Developer: NetherRealm Studios
Publisher: Warner Brothers Interactive Entertainment
Platforms: Playstation 4, Xbox One,
Rating: T for Teen
The Mortal Kombat franchise been has through quite a journey ever since it was released in 1992, starting with the controversy that eventually lead to the creation of the ESRB. After several successful sequels, the developers at Midway took the combat to a 3D space with Mortal Kombat 4, and their experimentation led to Deadly Alliance and Deception, resulting in an emphasis in MK lore more than… combat (with a “C” this time)—a notorious detriment to the franchise name. Unfortunately things grew to an insane level once again when Mortal Kombat: Armageddon was released before the total reboot occurred with what we refer to as “MK9.” However, before the reboot, we witnessed one of the craziest crossovers ever in 2008.
Mortal Kombat vs DC Universe was the final project Midway created before the company filed for bankruptcy. In 2009, Warner Brothers acquired most of Midway’s assets, which is why we even have new additions to the series in the first place. Because of his previous work and that the fact that his company was now officially a subsidiary of WB, Ed Boon was given the green light to work on a separate series featuring DC Comics characters. The result was Injustice: Gods Among Us. Being a long-time fan of both comics and Mortal Kombat, it became one of my favorite video games in the genre. We now have a sequel, and these heroes and villains continue to pull no punches.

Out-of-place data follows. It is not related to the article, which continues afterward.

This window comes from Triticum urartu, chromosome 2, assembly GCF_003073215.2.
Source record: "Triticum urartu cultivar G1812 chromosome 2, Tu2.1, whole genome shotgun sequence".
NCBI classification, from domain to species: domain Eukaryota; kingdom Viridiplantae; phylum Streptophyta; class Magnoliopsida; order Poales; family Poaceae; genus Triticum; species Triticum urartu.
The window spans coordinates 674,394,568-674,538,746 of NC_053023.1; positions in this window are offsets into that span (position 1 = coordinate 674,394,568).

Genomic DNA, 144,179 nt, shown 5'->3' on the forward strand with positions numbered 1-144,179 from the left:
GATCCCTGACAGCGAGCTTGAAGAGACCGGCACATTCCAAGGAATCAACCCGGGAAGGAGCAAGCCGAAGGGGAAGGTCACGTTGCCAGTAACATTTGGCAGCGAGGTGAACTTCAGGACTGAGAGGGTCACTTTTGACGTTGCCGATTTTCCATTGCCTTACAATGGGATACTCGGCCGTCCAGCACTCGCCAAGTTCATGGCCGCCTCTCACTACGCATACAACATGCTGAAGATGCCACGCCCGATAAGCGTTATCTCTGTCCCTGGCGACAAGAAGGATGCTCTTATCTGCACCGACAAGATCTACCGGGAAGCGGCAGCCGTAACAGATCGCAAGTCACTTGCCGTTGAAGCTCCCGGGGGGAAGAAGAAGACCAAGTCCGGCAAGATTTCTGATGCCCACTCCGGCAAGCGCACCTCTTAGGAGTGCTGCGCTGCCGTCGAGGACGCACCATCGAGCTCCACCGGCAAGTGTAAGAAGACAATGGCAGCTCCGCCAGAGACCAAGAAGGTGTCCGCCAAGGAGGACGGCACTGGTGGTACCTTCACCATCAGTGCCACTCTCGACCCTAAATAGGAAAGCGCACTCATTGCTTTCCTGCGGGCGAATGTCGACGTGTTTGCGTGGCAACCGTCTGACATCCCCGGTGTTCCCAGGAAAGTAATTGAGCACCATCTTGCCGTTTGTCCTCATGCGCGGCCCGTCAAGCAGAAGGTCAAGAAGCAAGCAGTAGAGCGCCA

Spiritual Content: A character by the name of Doctor Fate is a sorcerer with magical abilities. He works for a group of supernatural beings called the Lords of Order. His helmet, cloak, and amulet were created by an ancient being called Nabu who acts as his guide and mentor. When Kent Nelson puts on the helmet he and Nabu become one and call themselves Doctor Fate.